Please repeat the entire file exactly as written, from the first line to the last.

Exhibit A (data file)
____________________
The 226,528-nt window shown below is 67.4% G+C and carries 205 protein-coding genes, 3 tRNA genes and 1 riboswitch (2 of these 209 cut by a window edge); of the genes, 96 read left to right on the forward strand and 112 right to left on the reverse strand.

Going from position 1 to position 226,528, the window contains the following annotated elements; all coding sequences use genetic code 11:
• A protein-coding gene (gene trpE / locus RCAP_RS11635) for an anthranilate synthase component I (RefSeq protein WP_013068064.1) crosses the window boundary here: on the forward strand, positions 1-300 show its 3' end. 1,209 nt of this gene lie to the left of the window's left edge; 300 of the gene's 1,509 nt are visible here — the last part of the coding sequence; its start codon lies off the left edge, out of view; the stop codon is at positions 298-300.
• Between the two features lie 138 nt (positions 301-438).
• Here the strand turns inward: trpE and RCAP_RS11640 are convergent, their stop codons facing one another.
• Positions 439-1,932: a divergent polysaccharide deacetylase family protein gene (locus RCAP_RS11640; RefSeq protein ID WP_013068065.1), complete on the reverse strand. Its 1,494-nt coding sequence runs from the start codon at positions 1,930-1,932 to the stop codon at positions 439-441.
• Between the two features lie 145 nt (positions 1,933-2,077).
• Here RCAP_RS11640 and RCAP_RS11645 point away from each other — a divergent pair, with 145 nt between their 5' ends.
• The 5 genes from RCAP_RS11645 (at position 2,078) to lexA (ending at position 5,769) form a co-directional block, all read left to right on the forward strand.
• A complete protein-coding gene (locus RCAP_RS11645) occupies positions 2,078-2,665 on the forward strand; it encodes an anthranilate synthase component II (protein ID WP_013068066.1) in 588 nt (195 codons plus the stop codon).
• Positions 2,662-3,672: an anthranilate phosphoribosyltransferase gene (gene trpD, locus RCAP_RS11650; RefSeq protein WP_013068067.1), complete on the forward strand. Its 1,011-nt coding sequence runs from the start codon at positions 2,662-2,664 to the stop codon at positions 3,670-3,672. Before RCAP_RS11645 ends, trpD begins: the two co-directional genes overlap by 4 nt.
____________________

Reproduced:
The 226,528-nt window shown below is 67.4% G+C and carries 205 protein-coding genes, 3 tRNA genes and 1 riboswitch (2 of these 209 cut by a window edge); of the genes, 96 read left to right on the forward strand and 112 right to left on the reverse strand.

Going from position 1 to position 226,528, the window contains the following annotated elements; all coding sequences use genetic code 11:
• A protein-coding gene (gene trpE / locus RCAP_RS11635) for an anthranilate synthase component I (RefSeq protein WP_013068064.1) crosses the window boundary here: on the forward strand, positions 1-300 show its 3' end. 1,209 nt of this gene lie to the left of the window's left edge; 300 of the gene's 1,509 nt are visible here — the last part of the coding sequence; its start codon lies off the left edge, out of view; the stop codon is at positions 298-300.
• Between the two features lie 138 nt (positions 301-438).
• Here the strand turns inward: trpE and RCAP_RS11640 are convergent, their stop codons facing one another.
• Positions 439-1,932: a divergent polysaccharide deacetylase family protein gene (locus RCAP_RS11640; RefSeq protein ID WP_013068065.1), complete on the reverse strand. Its 1,494-nt coding sequence runs from the start codon at positions 1,930-1,932 to the stop codon at positions 439-441.
• Between the two features lie 145 nt (positions 1,933-2,077).
• Here RCAP_RS11640 and RCAP_RS11645 point away from each other — a divergent pair, with 145 nt between their 5' ends.
• The 5 genes from RCAP_RS11645 (at position 2,078) to lexA (ending at position 5,769) form a co-directional block, all read left to right on the forward strand.
• A complete protein-coding gene (locus RCAP_RS11645) occupies positions 2,078-2,665 on the forward strand; it encodes an anthranilate synthase component II (protein ID WP_013068066.1) in 588 nt (195 codons plus the stop codon).
• Positions 2,662-3,672: an anthranilate phosphoribosyltransferase gene (gene trpD, locus RCAP_RS11650; RefSeq protein WP_013068067.1), complete on the forward strand. Its 1,011-nt coding sequence runs from the start codon at positions 2,662-2,664 to the stop codon at positions 3,670-3,672. Before RCAP_RS11645 ends, trpD begins: the two co-directional genes overlap by 4 nt.